The Ultimate Guide How to Choose Binoculars

For any kind of bird that comes across your path, a nice pair of binoculars will show you almost everything you want to see about the bird including its fine details, popping out its colors, and enhancing your chances of identifying what you have seen.

Most people go out for sightseeing and see some amazing birds, landscape, or other creatures they wish they could see at a closer range. Well, if you are one of such persons, then the solution to your problem is a pair of binoculars. With a good pair of binoculars or a spotting scope, you can see your favorite birds or fascinating sights to behold at a very close range. This way, you won’t have to miss some amazing moments anymore.

A common challenge most people face is finding a great pair of binoculars. There are lots of binoculars out there, and finding one that will best fit your needs and preferences can sometimes be challenging. Fortunately, we are here to reduce the burden on you, as we have done our findings and come up with some tips on how to choose binoculars.

In this article, you will find some vital things you need to consider when choosing a pair of binoculars.

How to Choose Binoculars

Binoculars are the second most used optical instruments, and they have several different uses. The very first step to choosing the right pair of binoculars is knowing what you want to use it for. This will help you to pick a binocular that best fits your needs and preferences. Listed below are some of the major uses of binoculars.

  • Bird Watching: There is a standard binocular for watching birds, and it’s an 8x 42 binocular. To view more details on very small birds at far distances, you can go for a binocular with a magnification range of 10x or 12x with a 42mm or 50mm objective lens. Close focus and longer eye relief are also amazing features your bird watching binoculars should have.
  • Hunting: Binoculars with a magnification range of 7x to 10x is great for hunting. But a magnification of 12x to 16x is best for long range shooting including varmint hunting. If you go for a larger magnification, you’ll need a tripod to stabilize your binocular, else you will have a very shaky view.
  • Theater or Concert: Wide angle compact binoculars are great for theater and concert viewing. For venues such as music concerts, theater, and opera, 4x 30, 5x 25, 8x 25, or 7x 18 binoculars are a great option.
  • Marine and Boating: When on the water, a binocular with a high magnification is not advised. 7x is the most commonly used magnification, but some boating buffs and mariners also choose 8x or 10x. You should use a 42mm or 50mm objective lens. The major features you need in a boating or marine binocular are rubber armoring, larger objective lens, and waterproof.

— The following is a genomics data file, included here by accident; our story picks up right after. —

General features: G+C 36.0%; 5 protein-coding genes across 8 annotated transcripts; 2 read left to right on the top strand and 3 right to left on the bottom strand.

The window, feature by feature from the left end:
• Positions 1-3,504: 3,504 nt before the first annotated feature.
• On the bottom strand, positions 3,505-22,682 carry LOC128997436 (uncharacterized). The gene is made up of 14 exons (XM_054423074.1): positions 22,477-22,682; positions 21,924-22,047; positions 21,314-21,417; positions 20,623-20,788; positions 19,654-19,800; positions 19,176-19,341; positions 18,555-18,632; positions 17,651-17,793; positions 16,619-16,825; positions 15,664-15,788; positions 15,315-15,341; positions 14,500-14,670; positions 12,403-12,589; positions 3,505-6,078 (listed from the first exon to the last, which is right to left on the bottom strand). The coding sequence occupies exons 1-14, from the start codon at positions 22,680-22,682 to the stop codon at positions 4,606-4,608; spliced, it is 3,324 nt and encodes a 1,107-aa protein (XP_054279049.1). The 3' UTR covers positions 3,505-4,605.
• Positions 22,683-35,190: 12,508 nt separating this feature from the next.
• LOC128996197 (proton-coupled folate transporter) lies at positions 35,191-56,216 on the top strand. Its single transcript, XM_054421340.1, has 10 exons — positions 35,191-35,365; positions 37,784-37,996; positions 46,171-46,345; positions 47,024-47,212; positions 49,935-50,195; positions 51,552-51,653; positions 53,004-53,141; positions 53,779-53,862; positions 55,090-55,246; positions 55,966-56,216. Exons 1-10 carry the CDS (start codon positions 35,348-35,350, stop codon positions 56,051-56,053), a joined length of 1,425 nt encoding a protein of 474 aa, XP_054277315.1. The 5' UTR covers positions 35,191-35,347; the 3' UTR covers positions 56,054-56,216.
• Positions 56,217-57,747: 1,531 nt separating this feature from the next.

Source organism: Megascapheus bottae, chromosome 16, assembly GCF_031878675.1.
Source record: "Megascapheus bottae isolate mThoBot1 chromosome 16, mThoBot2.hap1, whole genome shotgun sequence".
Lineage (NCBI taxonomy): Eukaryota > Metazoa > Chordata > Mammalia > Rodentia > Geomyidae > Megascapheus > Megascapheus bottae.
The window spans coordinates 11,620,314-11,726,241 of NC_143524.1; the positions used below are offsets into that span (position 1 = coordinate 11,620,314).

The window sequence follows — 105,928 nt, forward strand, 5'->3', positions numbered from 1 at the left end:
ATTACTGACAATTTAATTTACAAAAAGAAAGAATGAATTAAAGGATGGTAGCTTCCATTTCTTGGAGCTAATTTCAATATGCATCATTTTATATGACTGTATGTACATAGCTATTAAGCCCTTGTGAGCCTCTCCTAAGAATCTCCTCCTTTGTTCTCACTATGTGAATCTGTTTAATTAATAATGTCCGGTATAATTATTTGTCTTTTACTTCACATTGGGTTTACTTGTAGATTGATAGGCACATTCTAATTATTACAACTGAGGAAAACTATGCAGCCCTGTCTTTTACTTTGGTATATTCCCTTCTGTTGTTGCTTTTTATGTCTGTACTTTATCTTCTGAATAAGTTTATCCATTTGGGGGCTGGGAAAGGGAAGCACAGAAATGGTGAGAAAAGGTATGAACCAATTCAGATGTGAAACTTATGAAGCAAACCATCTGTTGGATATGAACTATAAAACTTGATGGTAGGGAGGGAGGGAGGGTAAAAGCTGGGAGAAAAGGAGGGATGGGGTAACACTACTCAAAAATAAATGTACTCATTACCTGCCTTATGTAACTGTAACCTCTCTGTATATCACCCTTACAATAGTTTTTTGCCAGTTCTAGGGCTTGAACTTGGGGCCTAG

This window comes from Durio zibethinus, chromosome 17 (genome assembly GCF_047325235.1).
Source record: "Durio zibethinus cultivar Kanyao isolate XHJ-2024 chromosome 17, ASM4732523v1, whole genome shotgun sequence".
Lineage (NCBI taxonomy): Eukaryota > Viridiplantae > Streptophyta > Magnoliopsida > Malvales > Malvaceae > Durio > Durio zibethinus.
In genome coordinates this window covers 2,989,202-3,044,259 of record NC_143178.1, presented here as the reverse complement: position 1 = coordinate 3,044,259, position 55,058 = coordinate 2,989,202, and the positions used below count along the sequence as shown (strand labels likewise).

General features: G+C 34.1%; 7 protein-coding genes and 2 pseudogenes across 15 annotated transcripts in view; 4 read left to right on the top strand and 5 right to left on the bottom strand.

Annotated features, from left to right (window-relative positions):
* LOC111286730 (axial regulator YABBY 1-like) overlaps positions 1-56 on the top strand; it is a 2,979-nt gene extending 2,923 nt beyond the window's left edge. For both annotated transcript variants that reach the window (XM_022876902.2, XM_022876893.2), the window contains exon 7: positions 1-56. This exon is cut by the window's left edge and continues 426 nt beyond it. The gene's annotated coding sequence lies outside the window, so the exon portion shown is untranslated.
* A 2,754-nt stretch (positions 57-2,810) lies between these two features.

So based on what you want to use the binocular for, there is a range of specification you need to look out for. These specs will help you get the best of your viewing when using the binocular for the right purpose. Now let’s move over to some of the vital things you need to consider when purchasing a pair of binoculars.

The View

  • Power: Binoculars are usually identified by two numbers: which are the power and lens diameter. For instance, 7 x 18 means the binocular has a magnification power of 7. This means it draws an object 7 times closer to you than your normal eyes. The larger the magnification power, the more the binocular will be hard to hold steady. So you need to go for a magnification range that you will be able to hold steady.
  • Exit Pupil: This is a number that indicates the brightness of an object when viewed in a low-light situation. The higher the number, the brighter the image. They are calculated by objective lens divided by the magnification power and it is measured in millimeters.
    For instance, for a 7 x 50 binocular, the exit pupil is 50 divided by 7 which is approximately 7mm. Due to the way the human pupil functions, a binocular with an exit pupil of 5mm and above is great for low-light situations (including night time viewing), and an exit pupil of 2mm (minimum) is good for daylight viewing.
  • Eye Relief: The eye relief is the distance between your eyes and the eyepieces while you are seeing the entire field of view. The longer the distance, the more the comfort it provides, as you will be able to hold your binoculars away from your eyes and still get a full view. If you use glasses, look for a binocular with eye relief of 11mm and above.

The Glass

  • Prism Glass: Prism glass is of two types: BaK-4 and BK-7. Their names indicate the elements they are modified with, B for boron and Ba for barium. BaK-4 is a much better prism, and it is more expensive. We recommend you go for a binocular with BaK-4 prism if you can afford it.
  • Lens Coating: A fraction of the light passing through a binocular’s lenses reflects away. When the amount of light passing through the lenses is reduced, it makes an object appear darker. To correct this, coatings are applied. Coatings are in levels, and each level adds more cost but enhances the image.

Protection

  • Armoring: This protects the binocular’s body from physical harm due to corrosive elements, bumps, and bangs.
  • Weatherproofing: This option ranges from waterproof to showerproof to nitrogen purged. Rubber “O” rings are used for waterproof sealing. If you are an active birder, we recommend you go for nitrogen purged waterproofing.

Wrap up

With this information, for any bird watcher finding the right pair of binoculars shouldn’t be a problem to you anymore, as we have provided you with tips and guidelines on how to go about it and what you need to know. Now that you know the various uses of binoculars, knowing what you want and choosing the perfect binocular should be easy.